Mailer’s original archivist was his mother Fan, who zealously collected his juvenilia (most notably The Martian Invasion, a 35,000-word sci-fi novel written when he was eight), high school and college papers and grade reports, yearbooks, and every letter he wrote from Harvard, and from the Philippines during WWII. In the late ’60s she gave—not without some pangs and the receipt of repeated assurances—all this material, including thick scrapbooks containing reviews of and ads for his early books (assembled by her meticulous husband, Barney), to a University of Pennsylvania professor, Robert F. Lucid, a close friend of Mailer’s.

As the editor of the three-volume Journal of Richard Henry Dana, Jr., the author of Two Years Before the Mast, Lucid immediately grasped the value of what Fan had preserved. Over the next few years, and with Mailer’s encouragement, he scoured the writing studios, attics, and basements of Mailer’s two homes (his brownstone in Brooklyn Heights and a summer home in Provincetown, on Cape Cod), where he found the hand-written and typed drafts, galleys, and page proofs of all Mailer’s books up to and including Of a Fire on the Moon, and a good deal of unpublished material—two unpublished novels written in college, as well a short story, “Love-Buds,” a hilarious account of Mailer’s disastrous attempt to lose his virginity in a Scranton brothel when he was 17. Lucid later recalled the thrill of finding “the plaster-buried, mouse-nibbled manuscript of The Deer Park in a basement tool bench drawer in Brooklyn.”

A few years later, my wife, Donna, found the misplaced final print of Mailer’s 1968 film Beyond the Law-Blue in a corner of the Brooklyn basement, and Bob and I discovered his still-unpublished 1954–55 marijuana journal, titled “Lipton’s” (marijuana was referred to as tea in the ’40s and ’50s), mixed in with some Village Voice material. Typed by Mailer himself, the journal is 104,000 words in length. The ribbon copy is now in the Mailer Archive at the Harry Ransom Center, University of Texas-Austin; Mailer gave me the carbon copy in the early 2000s. In 1970, Fan authorized Lucid to deposit the first trove, now sorted into 36 double archival boxes, in a facility on Manhattan’s Upper East Side that she had selected. The padlock and key to the storage vault at Day & Meyer, Murray & Young that she gave Lucid now sits on a bookshelf in my study.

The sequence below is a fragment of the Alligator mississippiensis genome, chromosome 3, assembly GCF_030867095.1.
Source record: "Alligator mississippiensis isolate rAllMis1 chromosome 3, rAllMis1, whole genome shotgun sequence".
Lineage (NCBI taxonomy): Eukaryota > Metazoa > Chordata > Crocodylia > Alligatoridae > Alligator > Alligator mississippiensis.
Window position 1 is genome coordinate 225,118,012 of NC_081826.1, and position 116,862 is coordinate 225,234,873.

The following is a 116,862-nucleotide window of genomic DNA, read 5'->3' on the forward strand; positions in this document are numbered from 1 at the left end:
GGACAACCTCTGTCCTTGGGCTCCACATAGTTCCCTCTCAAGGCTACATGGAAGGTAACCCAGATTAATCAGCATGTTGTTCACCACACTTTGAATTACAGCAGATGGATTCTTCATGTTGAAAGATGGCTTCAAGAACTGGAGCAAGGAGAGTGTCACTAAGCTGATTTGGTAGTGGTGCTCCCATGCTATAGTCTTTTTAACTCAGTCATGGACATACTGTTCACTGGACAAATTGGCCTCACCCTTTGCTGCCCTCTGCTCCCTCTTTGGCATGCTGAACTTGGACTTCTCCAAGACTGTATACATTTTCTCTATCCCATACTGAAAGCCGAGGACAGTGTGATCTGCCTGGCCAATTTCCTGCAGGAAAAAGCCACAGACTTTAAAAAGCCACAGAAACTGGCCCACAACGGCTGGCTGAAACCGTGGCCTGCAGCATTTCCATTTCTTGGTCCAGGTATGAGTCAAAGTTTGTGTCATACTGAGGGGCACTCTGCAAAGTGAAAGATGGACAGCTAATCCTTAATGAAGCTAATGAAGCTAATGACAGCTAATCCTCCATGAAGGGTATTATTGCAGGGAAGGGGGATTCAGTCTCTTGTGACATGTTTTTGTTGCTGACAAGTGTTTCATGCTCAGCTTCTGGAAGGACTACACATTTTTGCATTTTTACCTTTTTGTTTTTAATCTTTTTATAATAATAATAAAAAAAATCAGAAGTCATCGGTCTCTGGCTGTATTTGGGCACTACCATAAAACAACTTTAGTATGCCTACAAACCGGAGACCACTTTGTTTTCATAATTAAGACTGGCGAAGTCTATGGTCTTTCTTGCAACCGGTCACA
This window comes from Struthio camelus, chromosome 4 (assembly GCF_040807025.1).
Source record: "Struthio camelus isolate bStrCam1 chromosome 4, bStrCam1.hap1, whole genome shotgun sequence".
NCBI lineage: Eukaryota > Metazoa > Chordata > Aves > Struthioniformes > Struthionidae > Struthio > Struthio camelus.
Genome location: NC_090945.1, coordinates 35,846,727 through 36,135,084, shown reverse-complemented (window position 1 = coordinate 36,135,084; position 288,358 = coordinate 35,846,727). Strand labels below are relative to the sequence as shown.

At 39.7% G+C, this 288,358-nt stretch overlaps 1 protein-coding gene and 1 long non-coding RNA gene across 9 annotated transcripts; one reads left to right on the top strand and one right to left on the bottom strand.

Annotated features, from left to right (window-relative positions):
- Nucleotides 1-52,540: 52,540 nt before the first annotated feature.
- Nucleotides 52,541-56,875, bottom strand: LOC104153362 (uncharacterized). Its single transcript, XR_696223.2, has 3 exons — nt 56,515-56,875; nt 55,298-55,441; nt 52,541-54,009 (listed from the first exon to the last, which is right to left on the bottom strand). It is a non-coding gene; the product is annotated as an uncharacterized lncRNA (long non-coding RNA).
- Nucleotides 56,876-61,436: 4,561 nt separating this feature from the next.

I’d exchanged three or four letters with Mailer in early 1972, beginning with my letter of support after his disastrous December 1971 appearance with Gore Vidal and Janet Flanner on the Dick Cavett Show. In October 1972, we met in person when he was on a book tour and spent a long evening in a bar in Macomb, Illinois. My first meeting with Lucid was at Mailer’s home in May 1975, the same day I’d successfully defended my thesis. I’d been working on it for three years while teaching full-time at the University of Illinois Springfield, and now, with “Doctor” before my name and directions to the home of America’s most famous writer in my pocket, I was feeling modestly Napoleonic. On the anxious three-hour drive from the University of Rhode Island to Mailer’s place in Stockbridge, Massachusetts, I must have smoked a dozen cigarettes. Lucid and Mailer were talking in the library when I arrived, awed, speechless, and over-stimulated from the cigarettes and the celebratory luncheon hosted by Dr. Potter. They were discussing The Fight, his new book about the Muhammad Ali-George Foreman championship boxing match in Zaire, The Rumble in the Jungle.

“Okay,” Mailer said, “so I’ve written a minor book,” he said as I walked into the room, adding that everything he wrote didn’t have to challenge Tolstoy.